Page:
As a transition plan is implemented, progress must be monitored, issues might arise and the plan may need to be modified. Regular check-ins are essential to evaluate and adapt as necessary. Flexibility is key.

For a transition plan to be successful, ongoing maintenance is essential. Just like crops need to be tended after planting, you must nurture your transition relationship. Setting up benchmarks at the beginning and reviewing regularly can support the health and performance of your transition plan. Think of it like a carrot bed: you’ve prepped the soil and planted seeds, and to ensure the best harvest, now you have to stay on top of weeding.

The following benchmarks may be part of your maintenance strategy. Decide together how you’ll evaluate the transition plan to determine what’s working and what may need to evolve.

Founders, family members and successors should all have copies of the transition plan.

Set up a timeline to review the plan and make any necessary adjustments

  • When will you check in? Annually? Will you have more frequent informal check-ins?
  • Who will set check-in dates and start the agenda?
  • What will be reviewed and what tools will you use to review, such as your Standard Operating Procedures?

Reviewing the plan and the progress

  • Is the plan being implemented?
  • What has been done? What still needs to be done?
  • Give credit where credit is due – celebrate the achievements!

Performance indicators

  • Revenue/costs/output – what is the state of the business? How is it developing, along with the needs of farmers?
  • Current farmers: Are financial needs being met?
  • Entering farmer: Is the business plan feasible?

What if it isn’t going well?

  • Is there a mutually-agreed-upon mediator to facilitate discussions and decision-making?
  • What are the exit strategies? Have you defined under what circumstances the transition plan can be dissolved, and what that would look like for both parties?


Surprise – transition planning never really ends! 

Congratulations on successfully navigating the six stages of non-family transition planning, both to current farmers who might actually have a pathway to retirement, and to entering farmers who are now in a position to think about what happens when YOU retire.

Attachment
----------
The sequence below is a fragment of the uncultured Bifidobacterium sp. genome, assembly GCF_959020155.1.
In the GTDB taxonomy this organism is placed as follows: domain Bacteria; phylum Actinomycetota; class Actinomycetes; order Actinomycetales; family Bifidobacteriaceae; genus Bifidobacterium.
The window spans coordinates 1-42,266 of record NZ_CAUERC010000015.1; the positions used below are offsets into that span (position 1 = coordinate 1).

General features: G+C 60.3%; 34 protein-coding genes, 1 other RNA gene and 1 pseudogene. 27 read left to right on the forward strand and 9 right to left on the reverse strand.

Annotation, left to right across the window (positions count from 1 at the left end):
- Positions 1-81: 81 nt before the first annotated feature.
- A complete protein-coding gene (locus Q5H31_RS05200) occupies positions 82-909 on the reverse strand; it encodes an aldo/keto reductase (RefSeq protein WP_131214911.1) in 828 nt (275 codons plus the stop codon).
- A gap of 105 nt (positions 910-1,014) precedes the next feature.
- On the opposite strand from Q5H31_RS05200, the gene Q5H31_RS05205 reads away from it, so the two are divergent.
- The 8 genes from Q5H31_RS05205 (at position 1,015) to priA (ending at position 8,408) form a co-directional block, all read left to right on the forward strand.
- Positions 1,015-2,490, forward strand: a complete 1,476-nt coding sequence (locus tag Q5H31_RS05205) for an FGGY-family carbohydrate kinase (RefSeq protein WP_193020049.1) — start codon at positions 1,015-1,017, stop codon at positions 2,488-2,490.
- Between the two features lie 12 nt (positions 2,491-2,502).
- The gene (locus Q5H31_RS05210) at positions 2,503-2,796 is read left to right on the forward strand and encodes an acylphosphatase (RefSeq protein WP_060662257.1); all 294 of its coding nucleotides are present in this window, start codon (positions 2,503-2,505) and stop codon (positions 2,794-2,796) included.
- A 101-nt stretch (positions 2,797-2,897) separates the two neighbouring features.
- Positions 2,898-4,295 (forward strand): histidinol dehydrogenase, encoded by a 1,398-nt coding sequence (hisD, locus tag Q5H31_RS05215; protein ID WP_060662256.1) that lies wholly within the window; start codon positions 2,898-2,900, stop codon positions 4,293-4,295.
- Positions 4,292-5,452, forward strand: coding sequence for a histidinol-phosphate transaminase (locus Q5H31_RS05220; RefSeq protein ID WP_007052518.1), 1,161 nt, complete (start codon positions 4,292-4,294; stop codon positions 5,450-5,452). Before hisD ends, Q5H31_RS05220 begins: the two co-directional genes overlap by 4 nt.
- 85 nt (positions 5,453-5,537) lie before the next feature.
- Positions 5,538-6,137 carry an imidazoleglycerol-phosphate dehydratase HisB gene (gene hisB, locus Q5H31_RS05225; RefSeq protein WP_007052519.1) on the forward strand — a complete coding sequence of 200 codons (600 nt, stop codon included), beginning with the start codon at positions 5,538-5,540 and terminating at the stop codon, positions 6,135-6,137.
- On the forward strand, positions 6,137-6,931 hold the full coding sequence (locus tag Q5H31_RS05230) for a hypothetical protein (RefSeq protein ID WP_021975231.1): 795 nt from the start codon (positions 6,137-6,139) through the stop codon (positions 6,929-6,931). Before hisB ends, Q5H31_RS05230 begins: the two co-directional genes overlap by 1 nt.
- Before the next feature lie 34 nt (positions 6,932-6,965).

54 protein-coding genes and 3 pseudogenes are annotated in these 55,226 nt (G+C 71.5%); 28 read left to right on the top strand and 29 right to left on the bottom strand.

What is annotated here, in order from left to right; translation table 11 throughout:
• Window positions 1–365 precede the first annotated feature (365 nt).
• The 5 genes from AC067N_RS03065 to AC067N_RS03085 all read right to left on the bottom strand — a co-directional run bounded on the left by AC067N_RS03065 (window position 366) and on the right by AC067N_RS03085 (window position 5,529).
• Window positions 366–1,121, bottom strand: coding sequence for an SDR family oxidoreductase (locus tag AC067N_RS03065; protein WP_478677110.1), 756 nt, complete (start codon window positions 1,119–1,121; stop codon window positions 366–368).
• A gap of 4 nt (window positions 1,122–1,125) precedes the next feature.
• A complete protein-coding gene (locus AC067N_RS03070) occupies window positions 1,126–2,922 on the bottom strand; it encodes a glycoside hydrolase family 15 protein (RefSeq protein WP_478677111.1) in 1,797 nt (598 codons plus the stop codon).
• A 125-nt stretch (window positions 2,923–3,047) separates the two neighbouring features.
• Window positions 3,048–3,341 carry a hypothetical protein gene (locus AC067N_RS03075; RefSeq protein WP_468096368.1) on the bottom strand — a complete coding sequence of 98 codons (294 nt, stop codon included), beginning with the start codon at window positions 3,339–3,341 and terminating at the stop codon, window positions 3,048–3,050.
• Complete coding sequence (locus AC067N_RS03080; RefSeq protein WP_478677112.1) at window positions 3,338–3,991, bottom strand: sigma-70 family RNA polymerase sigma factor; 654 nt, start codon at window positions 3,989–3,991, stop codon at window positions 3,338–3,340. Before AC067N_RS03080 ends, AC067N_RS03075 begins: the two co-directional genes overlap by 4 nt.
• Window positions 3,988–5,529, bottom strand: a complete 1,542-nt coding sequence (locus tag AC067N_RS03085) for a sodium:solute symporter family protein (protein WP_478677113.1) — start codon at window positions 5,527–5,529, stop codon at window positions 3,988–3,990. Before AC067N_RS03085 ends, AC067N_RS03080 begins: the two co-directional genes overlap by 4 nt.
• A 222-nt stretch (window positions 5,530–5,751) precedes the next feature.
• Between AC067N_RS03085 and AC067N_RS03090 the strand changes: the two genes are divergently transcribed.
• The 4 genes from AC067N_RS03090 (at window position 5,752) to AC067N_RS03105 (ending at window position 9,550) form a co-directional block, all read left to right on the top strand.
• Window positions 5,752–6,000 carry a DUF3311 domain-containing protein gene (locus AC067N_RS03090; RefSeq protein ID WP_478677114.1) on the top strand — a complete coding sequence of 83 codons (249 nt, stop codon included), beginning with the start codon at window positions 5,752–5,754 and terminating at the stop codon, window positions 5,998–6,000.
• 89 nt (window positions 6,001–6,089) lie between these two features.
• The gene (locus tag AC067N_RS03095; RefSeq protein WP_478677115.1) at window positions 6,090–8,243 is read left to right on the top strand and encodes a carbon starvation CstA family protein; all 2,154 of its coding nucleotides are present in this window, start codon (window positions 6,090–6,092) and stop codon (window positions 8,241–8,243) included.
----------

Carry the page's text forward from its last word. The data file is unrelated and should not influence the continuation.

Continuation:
What’s next? For current farmers, that might mean transitioning off of the land, as the McCoubrey’s did when they purchased a new property and moved in, or it might mean stepping back entirely from the farm operation and watching from your porch as someone else does the early morning milking (you’ve earned the chance to sleep in!). For entering farmers, this may mean thinking about the next 5, 10, 30 years of life, and making decisions now that will set you up for a smooth transition when you find yourself in the role of “current farmer.” Maybe one of your children will take over, or you can use the lessons from this toolkit, and your own transition, to cultivate a non-family successor. 

Illustration of a woman, retired farmer, on her porch drinking coffee. In the background, her successor, a woman farmer, harvests flowers

Whatever the future looks like for you, the tools, questions and considerations in this guide are worth revisiting time and again – to help you build stronger relationships with your family, your fellow farmers, and the wider farm community, from lenders and accountants to us here at Young Agrarians. Reach out for support, keep in touch – and please  tell us your transition stories! land@youngagrians.org

Continue to APPENDIX A: Taxes & Regulations
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